Egyptian authorities detained the youngest son of jailed former president Mohammed Morsi on Wednesday without giving a reason, the family said, adding that they fear he'll be held indefinitely.
Ahmed Morsi said three state security men accompanied by a special forces officer took his brother Abdullah, along with his ID and mobile phone, from the family house outside Cairo early Wednesday, saying he would be released around noon. Both are sons of the jailed former president.
Abdullah told The Associated Press in an interview last week that he was seeking more visitation rights and better health care for his ailing father, who has been held in solitary confinement since the army, led by then-general and now President Abdel-Fattah el-Sissi, overthrew him in 2013.
"They came into the house and said he should get dressed and that they were taking him but he would be back in five hours," Ahmed said by telephone. Hours after sunset however, the family still had no word on his whereabouts. The Interior Ministry did not respond to requests for comment.
Abdullah, a 25-year-old business student, has been waiting outside Cairo's notorious Tora prison for hours once a month to leave money for food and necessities for his father, hoping for a chance to see him. But almost every time for five years he has been denied. The family says it has only seen Morsi three times since his arrest, in prison visits closely monitored by police officers.
The family says the 67-year-old Morsi is suffering from diabetes and high blood pressure that have been exacerbated by harsh conditions, including sleeping on the floor and years of isolation that have at times put him in a diabetic coma. Abdullah said Morsi has "no idea what's going on in the country since he was arrested, they don't allow him newspapers," any access to news, or even a pen to write with.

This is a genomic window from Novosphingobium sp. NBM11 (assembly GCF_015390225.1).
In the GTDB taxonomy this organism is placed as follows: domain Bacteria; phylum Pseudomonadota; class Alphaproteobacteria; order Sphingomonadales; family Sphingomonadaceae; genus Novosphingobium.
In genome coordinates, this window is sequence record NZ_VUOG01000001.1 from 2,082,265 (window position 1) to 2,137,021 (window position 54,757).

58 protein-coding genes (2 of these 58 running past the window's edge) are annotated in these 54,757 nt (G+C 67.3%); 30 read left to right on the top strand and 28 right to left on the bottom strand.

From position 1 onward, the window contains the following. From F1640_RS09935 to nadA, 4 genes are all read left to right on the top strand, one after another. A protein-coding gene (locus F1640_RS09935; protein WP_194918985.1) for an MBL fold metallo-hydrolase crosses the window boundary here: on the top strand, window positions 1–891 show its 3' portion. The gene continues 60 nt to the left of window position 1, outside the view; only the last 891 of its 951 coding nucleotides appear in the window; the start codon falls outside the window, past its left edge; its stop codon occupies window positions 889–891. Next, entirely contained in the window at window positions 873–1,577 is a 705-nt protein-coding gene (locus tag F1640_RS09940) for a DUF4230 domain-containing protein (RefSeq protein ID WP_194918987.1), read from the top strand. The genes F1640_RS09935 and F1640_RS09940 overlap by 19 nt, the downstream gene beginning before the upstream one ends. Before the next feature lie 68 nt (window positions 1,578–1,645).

With Morsi's Muslim Brotherhood Islamist group blacklisted and the family banned from travel, a campaign to improve Morsi's conditions has been run from London, where several prominent British politicians have backed it.
During his tumultuous year in office, Morsi's opponents accused the Brotherhood of trying to use election victories to dominate the state. Morsi cracked down at times on protesters and used executive powers to force through policies, but never managed to control the levers of power, facing opposition in the courts and among police. In the end, his opponents organized mass demonstrations against his rule, and it was against this backdrop that el-Sissi overthrew him.
Since then, the government has largely crushed the Brotherhood with a heavy crackdown. Tens of thousands of Egyptians have been arrested since 2013, the vast majority of them accused of working with or for the group, says the U.S.-based Tahrir Institute for Middle East Policy.